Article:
Leominster’s Long-range Planning Saved City Millions
I submit this to inform you and the public of the strategic financial steps the city of Leominster administration was taking during the seven-year stretch of not granting COLAs for retirees (but also not raising Medex rates).
Unlike most communities, the city felt obligated to start paying for the retiree health insurance benefit it is promising for its employees in a manner like pension funding. The city has gone from paying $0 toward this multi-million-dollar expense being incurred annually, to contributing $4.5 million annually today.
This allows the city to meet its OPEB Annual Required Contribution (ARC) and thus able to utilize a higher discount rate for investment purposes when calculating our OPEB unfunded liability. The city has accumulated over $30 million in assets thus far, and the city was able to shave over $100 million off the OPEB unfunded liability due to the higher discount rate being used for net present value calculation purposes.
The city has been aware, since FY2009, that starting on June 30, 2018, the GASB issued financial statements would reflect the unfunded liabilities for the pension and OPEB programs. For most communities in Massachusetts both unfunded liability amounts, when added together, will exceed their amount of assets, especially when combined with other debt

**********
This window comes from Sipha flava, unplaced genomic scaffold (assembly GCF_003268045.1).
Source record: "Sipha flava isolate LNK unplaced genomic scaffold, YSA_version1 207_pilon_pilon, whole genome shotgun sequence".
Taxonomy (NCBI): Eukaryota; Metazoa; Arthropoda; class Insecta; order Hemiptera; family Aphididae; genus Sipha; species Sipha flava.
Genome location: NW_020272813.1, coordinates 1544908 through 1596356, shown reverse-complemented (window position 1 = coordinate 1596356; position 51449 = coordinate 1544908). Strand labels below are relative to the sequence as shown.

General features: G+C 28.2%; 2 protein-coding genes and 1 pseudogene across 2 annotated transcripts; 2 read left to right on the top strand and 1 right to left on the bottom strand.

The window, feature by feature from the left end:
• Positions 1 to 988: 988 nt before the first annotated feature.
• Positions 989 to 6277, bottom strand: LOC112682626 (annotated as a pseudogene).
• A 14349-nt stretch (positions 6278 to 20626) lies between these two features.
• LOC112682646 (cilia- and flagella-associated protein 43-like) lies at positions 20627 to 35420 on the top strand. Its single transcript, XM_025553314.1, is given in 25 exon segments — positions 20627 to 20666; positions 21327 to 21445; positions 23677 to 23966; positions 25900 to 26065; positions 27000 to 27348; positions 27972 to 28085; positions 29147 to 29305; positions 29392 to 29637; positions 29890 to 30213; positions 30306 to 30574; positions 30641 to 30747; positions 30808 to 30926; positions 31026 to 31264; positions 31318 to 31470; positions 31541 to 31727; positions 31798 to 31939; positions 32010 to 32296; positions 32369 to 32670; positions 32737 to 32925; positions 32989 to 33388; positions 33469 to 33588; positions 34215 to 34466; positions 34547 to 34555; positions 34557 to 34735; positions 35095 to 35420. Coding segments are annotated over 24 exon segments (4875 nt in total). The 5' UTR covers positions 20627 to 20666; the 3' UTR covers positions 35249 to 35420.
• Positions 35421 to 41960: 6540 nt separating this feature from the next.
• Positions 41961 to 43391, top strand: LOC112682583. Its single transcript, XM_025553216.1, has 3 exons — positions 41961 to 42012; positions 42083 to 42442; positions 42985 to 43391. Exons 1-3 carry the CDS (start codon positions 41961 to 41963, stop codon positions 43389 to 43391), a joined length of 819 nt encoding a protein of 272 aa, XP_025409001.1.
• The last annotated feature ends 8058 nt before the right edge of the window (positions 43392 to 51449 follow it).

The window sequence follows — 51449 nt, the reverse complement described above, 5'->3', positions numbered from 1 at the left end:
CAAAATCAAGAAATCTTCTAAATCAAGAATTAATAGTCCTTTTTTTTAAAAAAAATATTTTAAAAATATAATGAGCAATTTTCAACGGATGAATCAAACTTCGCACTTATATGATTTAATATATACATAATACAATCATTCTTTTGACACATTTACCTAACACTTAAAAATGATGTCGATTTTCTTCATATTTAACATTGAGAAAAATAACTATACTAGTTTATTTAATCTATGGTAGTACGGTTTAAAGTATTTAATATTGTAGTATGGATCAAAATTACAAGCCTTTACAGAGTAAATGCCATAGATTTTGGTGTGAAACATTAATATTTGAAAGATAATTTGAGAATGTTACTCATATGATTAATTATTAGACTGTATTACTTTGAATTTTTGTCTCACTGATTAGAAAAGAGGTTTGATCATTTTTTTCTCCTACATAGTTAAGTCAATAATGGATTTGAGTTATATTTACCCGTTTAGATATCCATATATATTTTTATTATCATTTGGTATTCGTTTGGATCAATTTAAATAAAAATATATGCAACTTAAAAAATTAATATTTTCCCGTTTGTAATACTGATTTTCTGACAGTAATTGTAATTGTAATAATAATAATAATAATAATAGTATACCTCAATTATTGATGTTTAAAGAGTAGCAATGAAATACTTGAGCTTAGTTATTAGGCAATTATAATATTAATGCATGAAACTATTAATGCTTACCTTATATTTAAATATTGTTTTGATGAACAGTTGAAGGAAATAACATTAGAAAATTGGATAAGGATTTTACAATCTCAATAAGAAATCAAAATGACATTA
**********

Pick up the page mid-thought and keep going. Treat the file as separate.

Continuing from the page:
For Leominster, the GASB issued financial statements will reflect $0 liabilities for the pension system and over $100 million less for OPEB liabilities due to the successful execution of this multiyear financial strategy.
I hope this enlightens you and the public as to the actions of the city during this seven-year time. The city does not have an endless amount of taxpayer money to be all things to all people, and must make tough decisions sometimes for the benefit of everyone in the long run, including taxpayers. It should also be noted, that prior to 1997, the city never paid a COLA to retirees, if it was granted, it was paid by the state, which went several years without granting COLAs. Each 3 percent COLA granted costs the city well more than $1 million dollars and is not a benefit guarantee, as the recipients of Social Security and past city retirees subject to state funding know so well.
The city also offers two deferred compensation investment programs, like 401(k) programs in the private sector, which both offer multiple types of investing options including self-directed brokerage accounts.
City taxpayers will be paying hundreds of millions less in these two budget-buster cost centers because of the successful execution of this multiyear financial strategy.
John Richard is comptroller for the city of Leominster.